As we continue moving along in Matthew, we see a number of passages where we would be justified in finding a suggestion of ultimate redemption.
Again, it is only through certain lenses that we interpret hell from other passages, and we need to put on different lenses to find a suggestion for which we’ve never looked, but we’re at least as justified in doing so as we are justified in finding a suggestion of eternal conscious torment.
For example, the parable of the lost sheep in Matthew 18 seems to ring of ultimate redemption. Ninety-nine sheep have NOT wandered off; ninety-nine sheet out of a hundred are safe, and yet the man goes to search for the one that is lost. Matthew tells us, “if he finds it” he is happier about that one than about the ninety-nine that did not wander off, but Luke’s retelling of the story in Luke chapter fifteen says the man searches for it “until he finds it,” and “when he finds it” he calls his friends to rejoice with him that he has found his lost sheep.
Seen through a certain lens, doesn’t that parable at least suggest God will continue to pursue people, and continue to pursue people, and continue to pursue people until He rescues even the last one?
Then, in Matthew 19 we have the story of the rich young ruler, who goes away sad when Jesus tells him “go, sell your possessions and give to the poor, and you will have treasure in heaven. Then come, follow me.” The passage continues with this:
Then Jesus said to his disciples, “Truly I tell you, it is hard for someone who is rich to enter the kingdom of heaven. Again I tell you, it is easier for a camel to go through the eye of a needle than for someone who is rich to enter the kingdom of God.” When the disciples heard this, they were greatly astonished and asked, “Who then can be saved?” Jesus looked at them and said, “With man this is impossible, but with God all things are possible.”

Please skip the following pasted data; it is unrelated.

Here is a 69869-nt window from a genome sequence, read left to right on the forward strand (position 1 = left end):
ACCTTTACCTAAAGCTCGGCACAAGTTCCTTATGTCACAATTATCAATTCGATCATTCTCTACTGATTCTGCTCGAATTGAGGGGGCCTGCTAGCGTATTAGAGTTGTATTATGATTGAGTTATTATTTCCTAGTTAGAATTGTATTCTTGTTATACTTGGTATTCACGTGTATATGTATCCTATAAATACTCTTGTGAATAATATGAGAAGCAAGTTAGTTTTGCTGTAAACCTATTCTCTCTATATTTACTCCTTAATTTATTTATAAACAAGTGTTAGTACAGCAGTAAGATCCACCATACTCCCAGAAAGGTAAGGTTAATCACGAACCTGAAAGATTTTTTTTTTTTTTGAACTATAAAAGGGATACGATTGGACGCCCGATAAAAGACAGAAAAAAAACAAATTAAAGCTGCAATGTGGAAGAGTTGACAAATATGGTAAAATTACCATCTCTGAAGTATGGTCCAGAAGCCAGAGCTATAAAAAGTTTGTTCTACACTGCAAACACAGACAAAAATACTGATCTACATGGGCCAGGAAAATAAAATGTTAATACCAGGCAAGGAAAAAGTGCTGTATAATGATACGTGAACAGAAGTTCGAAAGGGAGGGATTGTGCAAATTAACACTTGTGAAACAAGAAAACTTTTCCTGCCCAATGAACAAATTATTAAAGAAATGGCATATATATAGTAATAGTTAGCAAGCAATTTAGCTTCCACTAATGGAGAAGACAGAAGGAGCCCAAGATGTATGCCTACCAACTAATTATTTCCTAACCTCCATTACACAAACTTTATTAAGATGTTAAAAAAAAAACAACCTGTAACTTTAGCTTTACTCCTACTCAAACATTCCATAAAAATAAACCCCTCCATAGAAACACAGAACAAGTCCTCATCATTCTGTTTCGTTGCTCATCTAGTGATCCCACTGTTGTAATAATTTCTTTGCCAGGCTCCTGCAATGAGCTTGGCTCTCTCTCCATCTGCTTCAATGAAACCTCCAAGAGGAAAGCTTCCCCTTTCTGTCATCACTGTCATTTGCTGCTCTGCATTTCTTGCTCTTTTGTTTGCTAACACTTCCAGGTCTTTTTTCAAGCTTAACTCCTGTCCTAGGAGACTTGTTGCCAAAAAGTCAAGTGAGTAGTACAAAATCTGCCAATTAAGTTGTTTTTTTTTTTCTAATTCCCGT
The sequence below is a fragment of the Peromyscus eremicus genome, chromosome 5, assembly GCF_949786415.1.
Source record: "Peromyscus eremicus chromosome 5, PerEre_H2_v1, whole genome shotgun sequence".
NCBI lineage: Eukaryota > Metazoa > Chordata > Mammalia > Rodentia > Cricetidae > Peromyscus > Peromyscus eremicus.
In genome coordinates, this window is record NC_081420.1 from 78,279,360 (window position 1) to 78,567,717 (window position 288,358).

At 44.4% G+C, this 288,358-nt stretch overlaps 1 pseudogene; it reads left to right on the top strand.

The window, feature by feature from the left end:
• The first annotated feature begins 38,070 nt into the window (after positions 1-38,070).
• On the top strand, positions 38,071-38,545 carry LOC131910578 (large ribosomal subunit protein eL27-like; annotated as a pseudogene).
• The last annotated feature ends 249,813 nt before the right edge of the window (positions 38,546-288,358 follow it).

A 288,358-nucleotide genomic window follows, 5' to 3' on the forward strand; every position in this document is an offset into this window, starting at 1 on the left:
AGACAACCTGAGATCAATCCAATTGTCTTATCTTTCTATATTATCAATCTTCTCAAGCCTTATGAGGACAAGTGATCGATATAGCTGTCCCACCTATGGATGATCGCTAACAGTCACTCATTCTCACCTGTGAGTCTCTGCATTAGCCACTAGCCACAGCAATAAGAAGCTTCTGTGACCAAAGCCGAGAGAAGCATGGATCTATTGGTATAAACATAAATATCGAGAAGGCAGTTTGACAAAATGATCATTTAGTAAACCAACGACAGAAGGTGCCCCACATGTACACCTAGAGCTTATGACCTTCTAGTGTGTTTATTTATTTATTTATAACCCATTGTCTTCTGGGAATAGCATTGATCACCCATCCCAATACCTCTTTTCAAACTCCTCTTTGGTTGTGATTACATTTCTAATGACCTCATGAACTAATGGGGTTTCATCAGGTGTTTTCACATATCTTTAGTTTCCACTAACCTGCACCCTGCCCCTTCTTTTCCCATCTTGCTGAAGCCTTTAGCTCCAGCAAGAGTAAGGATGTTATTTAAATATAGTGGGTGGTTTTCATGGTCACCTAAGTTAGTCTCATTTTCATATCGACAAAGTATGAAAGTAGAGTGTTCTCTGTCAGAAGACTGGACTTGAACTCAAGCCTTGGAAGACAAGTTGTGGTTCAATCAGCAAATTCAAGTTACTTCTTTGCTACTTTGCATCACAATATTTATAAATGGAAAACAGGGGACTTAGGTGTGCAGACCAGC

With man this is impossible, but with God all things are possible. Salvation, that is. Salvation is possible, even for the rich man, for whom it is hard to enter the kingdom of heaven. Related to salvation, “all” things are possible.
Doesn’t that at least give us pause? Could we not read into these stories hope for the salvation of all?
In case those stories weren’t enough, in chapter 20 Jesus follows up with the parable of the workers in the vineyard. You can read the whole thing here, but this is the story of the vineyard owner who hires workers at the beginning, middle, and right near the end of the day, and then pays them all the same wage he had agreed to pay the workers he hired first. When those who were hired last received the same pay as everyone else, those who were hired first complained to the vineyard owner, and received from him this important question, “Don’t I have the right to do what I want with my money? Or are you envious because I am generous?”
Are we working for a wage in the kingdom of God, unhappy that those who we don’t think should get in are receiving the same as us? Are we offended at the grace of God, which extends even to those who didn’t do anything to earn it? Are we unhappy that the shepherd has left us on the hillside to go find that sheep that ran off himself, that one we think deserves what he gets in the wilderness?
Or are we grateful in the knowledge that we are the ones who have received grace? We are the ones who have run off; we are the sheep in the wilderness the shepherd is pursuing. We are the rich young man going away. But just like the sheep, God will pursue Him. God will look for him “until he finds him.” It has nothing to do with the sheep; it has nothing to do with the rich young man. It has everything to do with the shepherd. It has everything to do with Jesus.
Doesn’t God have the right to save everyone? Or are we envious of His generosity?
I think the more we realize and acknowledge that we are those who have received grace and mercy, the more we will want grace and mercy for everyone, the more we will believe the gospel is really good news, really.
Check out this video. 3 1/2 minutes. It’s not me.